Mar 20, 2013

On The US Giving Aid To Israel: Brokers of deceit or bad advice?


US claims Jewish settlements are an obstacle to peace, but continues to give Israel generous foreign aid

Benjamin Netanyahu's Definition of "Defense" Illustrated

Democracy Now: Brokers of Deceit: As Obama Visits Israel, Scholar Rashid Khalidi on How the U.S. Undermines Peace...


Professor Khalidi, welcome to Democracy Now! What should Obama do in Israel and the Occupied Territories?

RASHID KHALIDI: Well, what he should do is probably what he won’t do, which is to reverse, as you suggested, several decades of policy. The approach that’s been followed until now has failed comprehensively. It was never designed to achieve independent Palestinian statehood. It was never designed to end the occupation. I try and show in the book that it really was designed, of all people, by Menachem Begin, to make permanent Israeli control over the Occupied Territories. And that is what it has succeeded in doing up ’til now.

So, I think what the president should do is lay down a couple of markers: The United States is fundamentally opposed to occupation, which has to be ended, and the United States is fundamentally opposed to the absorption of territory into Israel through this settlement process. I don’t think that, by and of itself, that will solve the problem, but at least it would separate the United States from Israel and would make it clear that we will no longer bankroll policies that have, in my view, already made a two-state solution virtually impossible, and that have created obstacles that will be almost impossible to overcome in the short term.


AMY GOODMAN: You argued for a two-state solution for years.You say it is almost impossible now. Why?

RASHID KHALIDI: Because for decades Israeli planners have systematically acted in ways to make a state impossible, by building settlements in regions that make it impossible to create a contiguous, viable Palestinian state—the settlement of Ariel, the settlement of Ma’ale Adumim. These are designed to cut the West Bank into strips, such that Israel controls most of it, if these so-called settlement blocs stay where they are.

And we are bankrolling this. We give Israel $3 billion, with which it defends its occupation. I mean, these are weapons supposedly just for self-defense, but defending an illegal occupation is not self-defense. And a lot of those weapons are used for that purpose. And through 501(c)(3) so-called charities, which funnel money to extremist, violent, radical, racist settlers in the Occupied Territories. We—our tax dollars, in effect, are being used to subsidize the very settlements themselves.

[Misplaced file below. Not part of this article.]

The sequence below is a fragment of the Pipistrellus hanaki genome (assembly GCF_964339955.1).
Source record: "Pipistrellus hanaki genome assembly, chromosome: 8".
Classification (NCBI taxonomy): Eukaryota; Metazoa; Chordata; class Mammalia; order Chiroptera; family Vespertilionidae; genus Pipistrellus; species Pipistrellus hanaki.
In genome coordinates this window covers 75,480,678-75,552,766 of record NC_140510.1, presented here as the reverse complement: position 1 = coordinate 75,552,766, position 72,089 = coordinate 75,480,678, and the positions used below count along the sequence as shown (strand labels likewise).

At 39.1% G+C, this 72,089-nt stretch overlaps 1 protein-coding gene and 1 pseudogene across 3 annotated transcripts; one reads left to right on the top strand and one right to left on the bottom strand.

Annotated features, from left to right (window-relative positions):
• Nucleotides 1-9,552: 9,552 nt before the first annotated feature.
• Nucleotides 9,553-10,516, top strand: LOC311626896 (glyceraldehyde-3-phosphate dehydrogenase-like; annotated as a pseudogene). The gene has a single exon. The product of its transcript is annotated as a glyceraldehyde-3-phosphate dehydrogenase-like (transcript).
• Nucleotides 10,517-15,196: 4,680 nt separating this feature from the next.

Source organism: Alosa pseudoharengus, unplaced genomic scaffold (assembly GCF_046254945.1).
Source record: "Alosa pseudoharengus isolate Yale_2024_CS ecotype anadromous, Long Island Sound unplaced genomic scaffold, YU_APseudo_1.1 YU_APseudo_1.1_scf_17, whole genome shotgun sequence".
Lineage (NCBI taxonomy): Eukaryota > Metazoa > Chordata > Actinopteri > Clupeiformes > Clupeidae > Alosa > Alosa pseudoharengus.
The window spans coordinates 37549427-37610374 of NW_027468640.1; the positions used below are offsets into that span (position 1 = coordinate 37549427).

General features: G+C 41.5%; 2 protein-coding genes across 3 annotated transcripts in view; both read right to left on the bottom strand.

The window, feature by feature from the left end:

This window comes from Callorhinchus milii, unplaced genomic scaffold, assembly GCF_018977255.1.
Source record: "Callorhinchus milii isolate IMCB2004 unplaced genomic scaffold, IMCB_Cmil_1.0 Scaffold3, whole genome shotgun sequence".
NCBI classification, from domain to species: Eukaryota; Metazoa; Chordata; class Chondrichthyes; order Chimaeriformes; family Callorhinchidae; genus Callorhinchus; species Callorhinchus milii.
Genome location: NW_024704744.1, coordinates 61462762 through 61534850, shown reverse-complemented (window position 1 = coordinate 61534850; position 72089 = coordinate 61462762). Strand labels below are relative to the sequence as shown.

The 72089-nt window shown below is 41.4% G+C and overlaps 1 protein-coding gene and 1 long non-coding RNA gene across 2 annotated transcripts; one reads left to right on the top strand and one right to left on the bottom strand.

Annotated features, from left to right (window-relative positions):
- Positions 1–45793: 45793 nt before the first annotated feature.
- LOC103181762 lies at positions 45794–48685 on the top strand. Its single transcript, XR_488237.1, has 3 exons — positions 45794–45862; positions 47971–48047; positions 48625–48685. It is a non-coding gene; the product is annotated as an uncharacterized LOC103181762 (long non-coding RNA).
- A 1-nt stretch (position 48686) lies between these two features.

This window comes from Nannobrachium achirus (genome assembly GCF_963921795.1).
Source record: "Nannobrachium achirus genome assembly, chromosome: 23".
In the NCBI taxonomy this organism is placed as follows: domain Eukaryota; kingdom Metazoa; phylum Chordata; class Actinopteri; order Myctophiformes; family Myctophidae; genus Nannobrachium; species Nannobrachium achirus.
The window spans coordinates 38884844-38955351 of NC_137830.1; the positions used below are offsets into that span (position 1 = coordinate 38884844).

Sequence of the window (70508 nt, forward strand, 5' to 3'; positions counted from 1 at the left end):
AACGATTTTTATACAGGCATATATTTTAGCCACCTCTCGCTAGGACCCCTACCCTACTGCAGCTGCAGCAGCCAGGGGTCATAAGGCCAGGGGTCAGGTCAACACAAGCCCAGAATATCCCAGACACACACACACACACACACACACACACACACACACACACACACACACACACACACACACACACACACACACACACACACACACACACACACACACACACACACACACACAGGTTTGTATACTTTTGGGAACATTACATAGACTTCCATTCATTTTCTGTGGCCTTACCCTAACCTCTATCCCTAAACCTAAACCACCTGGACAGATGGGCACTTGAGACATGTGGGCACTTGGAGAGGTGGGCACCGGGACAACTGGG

So, all of this has created a reality, which—I mean, Tony Judt once said, what any politician has done, another politician can undo. Any one of our politicians could stop those policies. Any Israeli politician could start to reverse that process. I just don’t see that happening. That’s why I say it’s virtually impossible. We’re stuck, in effect, with a one-state outcome right now. There’s one state between the Mediterranean and the sea—sorry, between the Mediterranean and the Jordan River.

AARON MATÉ: So what should people who want peace be pushing for, then, here in the U.S.?

RASHID KHALIDI: We should be pushing for a change in our country’s policies, OK? You can’t force the Israelis to do anything at this stage. You can’t force the Palestinians to do anything, either. But what you can do is change your own policies. I mean, are our weapons being used for self-defense? That’s $3 billion a year of our weapons. $115 billion in aid have gone to Israel, most of it since 1973. That’s the most any country has gotten. Don’t we have the obligation to investigate how that money is being used, for what purposes?

The second thing we can do is to see to it that tax dollars that are going to these so-called charitable organizations are in fact going to charities. I mean, if it’s going to a hospital in Tel Aviv, fine. If it’s going to the Occupied Territories, I don’t understand why the IRS and the Treasury Department aren’t cracking down on that the way they’re cracking down on other things. So, I think there many things we, as citizens, can do to ensure that the United States is no longer the enabler and the bankroller of policies that most Americans—and, for that matter, most Israelis, actually—find reprehensible.

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